1. Models are analogies that allow us to clarify hypotheses—proposed explanations of relationships between causes and effects. What roles do models play in testing hypotheses? Models provide the physical testing and proof of a hypothesis by exploring the extent to which the two factors relate within the given hypothesis. It puts a theory into action, to see if the theory is correct.
2. What did the humoral model of disease propose as the cause for cholera? The humoral model of disease said that disease was caused by an imbalance in one or more of four "humors" or fluids in the body: blood, phlegm, black bile, and yellow bile. Physicians would decide on a treatment based on what they thought was the cause of the imbalance. There were treatments that included the act of "blood-letting" where they would either cut the person, and allow them to bleed for a short time, or apply leaches to them to remove blood.
3. What did the miasma model of disease propose as the cause for cholera? The miasma model of disease proposed that the cause for cholera was caused and spread from person to person through bad vapors or gases in the air. 4. Unlike Snow’s later work on cholera, his research on anesthesia was experimental in nature. What general skills of experimental design were necessary to plan effective experiments to test dosage measuring and delivery systems for anesthesia, or to investigate the properties and effects of different drugs? In order for Snow to plan effective experiments to test dosage measuring and delivery systems for anesthesia, or to investigate the properties and effects of different drugs, he had to first decide that he would no longer be a surgeon, but focus his time primarily on his anesthesiology practices. The fact that Snow built a lab in his home, and used “animal subjects” for his testing, and recorded these findings, helped him investigate the properties and effects of different drugs.
5. Why are experiments considered strong tests of hypotheses? Experiments are considered strong tests of hypothesis because they are what scientists use to test a hypothesis. The use of experiments can find out if a hypothesis is true or not. Experiments can also lead to a change in a hypothesis.
PART II QUESTIONS
1. What causes cholera, and how is it transmitted?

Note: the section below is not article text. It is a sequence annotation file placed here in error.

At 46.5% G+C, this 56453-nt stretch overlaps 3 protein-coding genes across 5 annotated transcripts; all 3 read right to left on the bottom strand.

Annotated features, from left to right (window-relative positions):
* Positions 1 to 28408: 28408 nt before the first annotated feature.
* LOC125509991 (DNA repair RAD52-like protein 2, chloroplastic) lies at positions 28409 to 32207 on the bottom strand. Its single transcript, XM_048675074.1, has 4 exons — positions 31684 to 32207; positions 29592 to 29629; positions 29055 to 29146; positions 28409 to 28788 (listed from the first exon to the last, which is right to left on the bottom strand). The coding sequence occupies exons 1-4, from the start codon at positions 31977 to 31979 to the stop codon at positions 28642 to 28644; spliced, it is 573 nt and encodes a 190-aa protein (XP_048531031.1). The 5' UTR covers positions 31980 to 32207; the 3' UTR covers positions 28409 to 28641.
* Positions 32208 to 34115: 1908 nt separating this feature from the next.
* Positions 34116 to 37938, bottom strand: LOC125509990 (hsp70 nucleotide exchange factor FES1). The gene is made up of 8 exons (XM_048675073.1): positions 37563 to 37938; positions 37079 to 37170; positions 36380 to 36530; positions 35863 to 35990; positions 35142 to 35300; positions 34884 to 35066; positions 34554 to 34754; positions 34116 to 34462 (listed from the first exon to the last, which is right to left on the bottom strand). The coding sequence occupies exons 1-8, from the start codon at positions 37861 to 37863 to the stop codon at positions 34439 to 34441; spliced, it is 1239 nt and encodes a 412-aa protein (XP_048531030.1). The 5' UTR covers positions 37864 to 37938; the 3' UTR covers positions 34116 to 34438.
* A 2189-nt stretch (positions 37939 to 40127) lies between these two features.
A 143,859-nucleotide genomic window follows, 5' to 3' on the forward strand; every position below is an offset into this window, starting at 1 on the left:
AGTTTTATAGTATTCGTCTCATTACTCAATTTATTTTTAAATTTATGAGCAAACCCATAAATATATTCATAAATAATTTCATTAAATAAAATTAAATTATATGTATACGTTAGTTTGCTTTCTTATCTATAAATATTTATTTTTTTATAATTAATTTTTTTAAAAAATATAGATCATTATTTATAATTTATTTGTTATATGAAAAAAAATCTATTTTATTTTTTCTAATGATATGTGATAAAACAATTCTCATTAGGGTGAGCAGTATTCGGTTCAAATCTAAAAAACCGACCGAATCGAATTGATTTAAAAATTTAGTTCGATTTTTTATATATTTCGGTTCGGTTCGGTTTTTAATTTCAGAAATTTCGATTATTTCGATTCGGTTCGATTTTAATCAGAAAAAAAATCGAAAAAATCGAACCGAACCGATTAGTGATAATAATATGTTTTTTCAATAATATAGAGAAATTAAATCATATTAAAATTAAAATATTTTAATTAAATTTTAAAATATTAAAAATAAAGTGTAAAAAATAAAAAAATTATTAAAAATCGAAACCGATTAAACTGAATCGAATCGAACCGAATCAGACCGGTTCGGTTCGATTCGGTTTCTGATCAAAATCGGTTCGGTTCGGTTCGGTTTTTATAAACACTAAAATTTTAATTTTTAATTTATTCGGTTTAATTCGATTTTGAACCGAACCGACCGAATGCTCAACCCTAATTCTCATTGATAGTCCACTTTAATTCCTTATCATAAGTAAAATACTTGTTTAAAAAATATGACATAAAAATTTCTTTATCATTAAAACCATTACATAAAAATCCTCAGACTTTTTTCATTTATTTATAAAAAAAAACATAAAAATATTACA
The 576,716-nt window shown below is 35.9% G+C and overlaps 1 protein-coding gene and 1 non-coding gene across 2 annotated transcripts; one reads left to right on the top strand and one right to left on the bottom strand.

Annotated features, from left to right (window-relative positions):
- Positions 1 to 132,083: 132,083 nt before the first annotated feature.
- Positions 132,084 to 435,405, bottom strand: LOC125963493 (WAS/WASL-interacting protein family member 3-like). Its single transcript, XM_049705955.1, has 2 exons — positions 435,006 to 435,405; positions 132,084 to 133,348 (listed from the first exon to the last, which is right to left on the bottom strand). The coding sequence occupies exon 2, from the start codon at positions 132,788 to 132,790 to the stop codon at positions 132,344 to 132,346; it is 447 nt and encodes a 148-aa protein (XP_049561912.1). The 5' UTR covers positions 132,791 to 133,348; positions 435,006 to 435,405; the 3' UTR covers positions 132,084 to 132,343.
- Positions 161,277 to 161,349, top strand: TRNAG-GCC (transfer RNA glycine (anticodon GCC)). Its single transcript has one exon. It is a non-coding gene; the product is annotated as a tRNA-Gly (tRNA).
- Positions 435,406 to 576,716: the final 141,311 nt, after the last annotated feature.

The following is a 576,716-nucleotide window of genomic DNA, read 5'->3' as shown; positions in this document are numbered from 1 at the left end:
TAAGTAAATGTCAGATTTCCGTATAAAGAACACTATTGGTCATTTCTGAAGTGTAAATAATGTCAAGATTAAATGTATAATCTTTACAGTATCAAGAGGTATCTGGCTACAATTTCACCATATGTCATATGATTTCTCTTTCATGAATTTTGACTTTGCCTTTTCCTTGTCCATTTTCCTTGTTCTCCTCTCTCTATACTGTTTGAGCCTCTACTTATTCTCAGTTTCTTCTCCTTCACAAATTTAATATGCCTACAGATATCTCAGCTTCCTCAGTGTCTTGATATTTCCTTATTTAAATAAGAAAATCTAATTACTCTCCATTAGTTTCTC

Cholera is caused by the contamination of water by means of bacteria from partially digested food, feces, or decaying matter. It is transmitted through a contaminated water supply. 2. Why weren’t Snow’s ideas about cholera accepted at this early date? Snow’s ideas about cholera was not accepted well at this early date, because scientists were skeptical back then, and had to have some kind of definitive proof. Also, they did not want to believe something that the scientific community did not condone or represent. 3. Explain why cholera outbreaks are more consistent with contamination of water than air. Snow had extensive experience with the use of gases, and none of which had any signs of relationship with the causes of cholera. Because of this fact, Snow knew it had to do something with the water supply. Cholera is a waterborne disease, it cannot be transmitted through the air.
4. Given that cholera outbreaks are more consistent with contamination of water than air, why did the miasma model persist? The miasma model persisted because that is what the scientific community has agreed upon is the cause, and anything else was just a theory that was shunned and thought negatively upon.
5. How did Snow’s experimental research on anesthesia help him design a new model for the cause of cholera? When Snow had experimental research on anesthesia with animals, he found that the properties of gases were in no way consistent with the belief that cholera was caused by bacteria in the air. This led Snow to design a new hypothesis with water being the cause of cholera.
6. Why would evidence of cholera in people living...